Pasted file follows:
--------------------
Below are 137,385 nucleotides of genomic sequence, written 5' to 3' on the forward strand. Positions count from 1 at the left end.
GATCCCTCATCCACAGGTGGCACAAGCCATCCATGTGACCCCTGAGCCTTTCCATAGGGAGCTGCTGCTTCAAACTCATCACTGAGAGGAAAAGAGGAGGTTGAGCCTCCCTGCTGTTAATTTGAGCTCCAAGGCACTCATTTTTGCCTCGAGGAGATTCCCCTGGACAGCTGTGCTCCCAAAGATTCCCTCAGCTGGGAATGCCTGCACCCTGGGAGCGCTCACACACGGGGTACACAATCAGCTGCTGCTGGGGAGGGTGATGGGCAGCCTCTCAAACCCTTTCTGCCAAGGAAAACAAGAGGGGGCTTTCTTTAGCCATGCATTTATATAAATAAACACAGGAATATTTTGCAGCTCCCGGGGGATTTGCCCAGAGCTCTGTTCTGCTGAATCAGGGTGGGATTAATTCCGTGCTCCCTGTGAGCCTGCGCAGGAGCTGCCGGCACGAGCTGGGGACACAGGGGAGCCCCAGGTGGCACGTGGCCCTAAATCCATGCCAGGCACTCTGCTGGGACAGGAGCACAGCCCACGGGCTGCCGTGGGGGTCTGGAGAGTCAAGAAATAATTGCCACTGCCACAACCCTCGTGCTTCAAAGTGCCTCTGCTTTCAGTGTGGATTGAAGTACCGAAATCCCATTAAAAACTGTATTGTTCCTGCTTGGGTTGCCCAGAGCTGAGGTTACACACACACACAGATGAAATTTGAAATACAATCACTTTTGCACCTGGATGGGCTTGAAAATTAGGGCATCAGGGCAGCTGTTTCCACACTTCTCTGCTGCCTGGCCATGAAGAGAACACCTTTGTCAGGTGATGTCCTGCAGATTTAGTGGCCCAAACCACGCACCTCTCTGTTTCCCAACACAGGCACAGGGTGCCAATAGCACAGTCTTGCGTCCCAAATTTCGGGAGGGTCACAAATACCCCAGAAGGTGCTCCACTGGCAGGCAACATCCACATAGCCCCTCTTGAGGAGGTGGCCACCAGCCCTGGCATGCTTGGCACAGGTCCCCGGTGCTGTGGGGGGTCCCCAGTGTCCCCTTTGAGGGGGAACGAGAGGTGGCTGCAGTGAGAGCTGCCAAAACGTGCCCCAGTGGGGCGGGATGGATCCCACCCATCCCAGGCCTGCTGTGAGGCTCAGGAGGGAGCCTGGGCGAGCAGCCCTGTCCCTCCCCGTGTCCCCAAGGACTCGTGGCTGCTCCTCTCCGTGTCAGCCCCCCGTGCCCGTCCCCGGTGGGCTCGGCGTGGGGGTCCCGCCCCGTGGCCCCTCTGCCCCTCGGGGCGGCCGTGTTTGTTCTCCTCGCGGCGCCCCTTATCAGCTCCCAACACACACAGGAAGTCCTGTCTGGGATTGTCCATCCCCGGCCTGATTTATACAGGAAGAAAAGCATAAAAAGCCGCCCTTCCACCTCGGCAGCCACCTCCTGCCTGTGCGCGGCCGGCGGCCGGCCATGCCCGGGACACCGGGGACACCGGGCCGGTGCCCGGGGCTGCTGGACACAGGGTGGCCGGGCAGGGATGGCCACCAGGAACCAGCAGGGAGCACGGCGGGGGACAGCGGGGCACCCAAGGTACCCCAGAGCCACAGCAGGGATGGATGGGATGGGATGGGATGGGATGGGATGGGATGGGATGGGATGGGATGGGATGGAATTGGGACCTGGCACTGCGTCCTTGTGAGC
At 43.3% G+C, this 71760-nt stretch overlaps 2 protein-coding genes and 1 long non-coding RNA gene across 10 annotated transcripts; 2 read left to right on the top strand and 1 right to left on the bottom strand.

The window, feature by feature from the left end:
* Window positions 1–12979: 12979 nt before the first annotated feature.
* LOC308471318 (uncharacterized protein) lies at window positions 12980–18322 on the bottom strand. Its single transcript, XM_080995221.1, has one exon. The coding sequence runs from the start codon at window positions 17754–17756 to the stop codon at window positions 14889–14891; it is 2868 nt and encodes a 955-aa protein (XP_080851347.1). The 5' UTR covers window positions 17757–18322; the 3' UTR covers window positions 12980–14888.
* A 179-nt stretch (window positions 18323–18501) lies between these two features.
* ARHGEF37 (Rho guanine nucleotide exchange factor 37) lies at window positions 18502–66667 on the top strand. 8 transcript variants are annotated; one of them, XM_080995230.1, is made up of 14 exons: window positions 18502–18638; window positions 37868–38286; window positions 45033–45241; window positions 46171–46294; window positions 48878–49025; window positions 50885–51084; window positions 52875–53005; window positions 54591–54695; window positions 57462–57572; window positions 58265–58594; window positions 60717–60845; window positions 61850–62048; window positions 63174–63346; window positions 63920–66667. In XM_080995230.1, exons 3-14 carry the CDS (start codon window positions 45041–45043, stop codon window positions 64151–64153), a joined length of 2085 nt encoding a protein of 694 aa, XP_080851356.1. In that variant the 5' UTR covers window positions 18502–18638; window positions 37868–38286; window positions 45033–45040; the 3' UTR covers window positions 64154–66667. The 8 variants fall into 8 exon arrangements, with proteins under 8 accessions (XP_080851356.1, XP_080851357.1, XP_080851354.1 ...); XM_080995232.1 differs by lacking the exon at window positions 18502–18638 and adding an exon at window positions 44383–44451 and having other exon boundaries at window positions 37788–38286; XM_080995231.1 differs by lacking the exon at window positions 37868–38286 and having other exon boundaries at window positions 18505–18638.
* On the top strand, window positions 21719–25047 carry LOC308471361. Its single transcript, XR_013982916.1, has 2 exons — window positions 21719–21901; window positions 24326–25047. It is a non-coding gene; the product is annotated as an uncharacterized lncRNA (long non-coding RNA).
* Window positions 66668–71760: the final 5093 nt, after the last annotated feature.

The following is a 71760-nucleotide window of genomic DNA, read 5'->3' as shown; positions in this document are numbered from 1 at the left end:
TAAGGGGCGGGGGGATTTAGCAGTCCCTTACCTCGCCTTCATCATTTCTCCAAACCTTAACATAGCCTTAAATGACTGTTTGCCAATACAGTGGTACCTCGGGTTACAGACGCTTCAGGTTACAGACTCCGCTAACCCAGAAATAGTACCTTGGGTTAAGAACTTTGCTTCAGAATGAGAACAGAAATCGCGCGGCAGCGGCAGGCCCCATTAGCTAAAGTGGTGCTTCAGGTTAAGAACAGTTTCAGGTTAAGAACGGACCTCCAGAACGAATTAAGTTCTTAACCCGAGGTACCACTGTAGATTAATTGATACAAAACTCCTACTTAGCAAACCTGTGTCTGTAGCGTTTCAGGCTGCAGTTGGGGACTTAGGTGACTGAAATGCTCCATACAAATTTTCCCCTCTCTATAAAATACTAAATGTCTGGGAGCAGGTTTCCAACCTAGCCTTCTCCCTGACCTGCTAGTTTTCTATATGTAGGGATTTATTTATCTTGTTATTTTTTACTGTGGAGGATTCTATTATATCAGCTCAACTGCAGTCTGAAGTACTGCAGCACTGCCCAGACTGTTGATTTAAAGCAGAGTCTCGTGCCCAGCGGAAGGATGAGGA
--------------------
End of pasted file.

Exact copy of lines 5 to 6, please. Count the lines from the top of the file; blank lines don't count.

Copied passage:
* Window positions 1–12979: 12979 nt before the first annotated feature.
* LOC308471318 (uncharacterized protein) lies at window positions 12980–18322 on the bottom strand. Its single transcript, XM_080995221.1, has one exon. The coding sequence runs from the start codon at window positions 17754–17756 to the stop codon at window positions 14889–14891; it is 2868 nt and encodes a 955-aa protein (XP_080851347.1). The 5' UTR covers window positions 17757–18322; the 3' UTR covers window positions 12980–14888.